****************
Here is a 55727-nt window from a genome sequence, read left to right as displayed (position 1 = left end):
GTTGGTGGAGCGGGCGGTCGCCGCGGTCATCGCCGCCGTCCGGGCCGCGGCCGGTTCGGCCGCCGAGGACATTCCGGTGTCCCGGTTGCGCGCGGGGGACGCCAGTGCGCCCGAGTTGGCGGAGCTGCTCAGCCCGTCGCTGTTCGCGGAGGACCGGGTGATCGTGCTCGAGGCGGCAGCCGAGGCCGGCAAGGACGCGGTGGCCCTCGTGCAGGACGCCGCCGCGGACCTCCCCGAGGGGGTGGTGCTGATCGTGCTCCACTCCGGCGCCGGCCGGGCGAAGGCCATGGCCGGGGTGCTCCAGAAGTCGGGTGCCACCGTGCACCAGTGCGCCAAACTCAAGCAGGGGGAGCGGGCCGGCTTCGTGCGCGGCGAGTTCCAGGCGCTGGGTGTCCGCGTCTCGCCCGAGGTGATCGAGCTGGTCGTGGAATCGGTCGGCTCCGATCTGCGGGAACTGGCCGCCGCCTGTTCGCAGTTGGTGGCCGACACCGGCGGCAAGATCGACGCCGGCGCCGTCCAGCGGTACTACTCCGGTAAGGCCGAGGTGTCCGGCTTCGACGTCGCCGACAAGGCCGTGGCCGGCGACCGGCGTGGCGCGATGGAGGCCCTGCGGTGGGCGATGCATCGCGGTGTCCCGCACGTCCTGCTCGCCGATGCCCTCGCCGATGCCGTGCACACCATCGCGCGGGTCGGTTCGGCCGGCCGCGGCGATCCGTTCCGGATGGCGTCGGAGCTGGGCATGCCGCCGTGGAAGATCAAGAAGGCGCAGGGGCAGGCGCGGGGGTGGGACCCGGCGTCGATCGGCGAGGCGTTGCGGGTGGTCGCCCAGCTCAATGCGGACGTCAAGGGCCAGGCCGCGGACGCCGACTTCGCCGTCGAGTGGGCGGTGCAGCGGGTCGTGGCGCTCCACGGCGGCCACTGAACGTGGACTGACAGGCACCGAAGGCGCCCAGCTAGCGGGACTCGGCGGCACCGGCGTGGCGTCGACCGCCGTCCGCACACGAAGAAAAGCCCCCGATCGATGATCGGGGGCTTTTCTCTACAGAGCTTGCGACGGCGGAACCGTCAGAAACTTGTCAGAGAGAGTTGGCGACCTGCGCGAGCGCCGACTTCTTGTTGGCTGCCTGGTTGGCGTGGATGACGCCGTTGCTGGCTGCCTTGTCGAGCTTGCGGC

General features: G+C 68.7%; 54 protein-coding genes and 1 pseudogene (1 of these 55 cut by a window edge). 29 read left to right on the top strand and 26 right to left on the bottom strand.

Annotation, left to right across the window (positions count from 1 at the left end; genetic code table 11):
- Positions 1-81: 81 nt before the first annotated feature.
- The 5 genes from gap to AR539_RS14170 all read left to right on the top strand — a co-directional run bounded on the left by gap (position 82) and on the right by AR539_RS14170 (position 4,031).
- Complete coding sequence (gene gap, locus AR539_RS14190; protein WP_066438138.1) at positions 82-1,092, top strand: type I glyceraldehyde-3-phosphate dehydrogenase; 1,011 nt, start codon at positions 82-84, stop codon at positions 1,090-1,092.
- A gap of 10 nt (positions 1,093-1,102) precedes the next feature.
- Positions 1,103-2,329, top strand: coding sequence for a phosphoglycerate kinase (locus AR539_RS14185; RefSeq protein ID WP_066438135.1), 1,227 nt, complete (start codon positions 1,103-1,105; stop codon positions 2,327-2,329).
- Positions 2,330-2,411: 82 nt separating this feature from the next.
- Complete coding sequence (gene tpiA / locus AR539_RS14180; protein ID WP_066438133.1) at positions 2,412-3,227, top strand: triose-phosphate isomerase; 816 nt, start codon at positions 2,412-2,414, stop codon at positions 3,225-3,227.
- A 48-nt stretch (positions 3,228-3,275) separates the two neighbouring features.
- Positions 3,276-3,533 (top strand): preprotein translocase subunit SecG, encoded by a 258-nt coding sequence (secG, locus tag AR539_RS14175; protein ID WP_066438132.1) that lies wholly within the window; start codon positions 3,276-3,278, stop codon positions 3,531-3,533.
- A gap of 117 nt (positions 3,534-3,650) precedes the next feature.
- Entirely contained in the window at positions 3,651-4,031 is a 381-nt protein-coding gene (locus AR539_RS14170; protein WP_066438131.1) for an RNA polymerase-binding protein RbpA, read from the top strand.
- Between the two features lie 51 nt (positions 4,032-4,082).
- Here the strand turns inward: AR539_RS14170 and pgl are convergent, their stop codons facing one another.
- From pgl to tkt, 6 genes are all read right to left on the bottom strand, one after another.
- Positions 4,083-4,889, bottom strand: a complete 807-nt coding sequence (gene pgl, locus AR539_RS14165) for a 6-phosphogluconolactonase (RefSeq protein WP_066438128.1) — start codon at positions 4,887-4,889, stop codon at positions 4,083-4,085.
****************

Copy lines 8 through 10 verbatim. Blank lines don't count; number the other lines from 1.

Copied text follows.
- A gap of 10 nt (positions 1,093-1,102) precedes the next feature.
- Positions 1,103-2,329, top strand: coding sequence for a phosphoglycerate kinase (locus AR539_RS14185; RefSeq protein ID WP_066438135.1), 1,227 nt, complete (start codon positions 1,103-1,105; stop codon positions 2,327-2,329).
- Positions 2,330-2,411: 82 nt separating this feature from the next.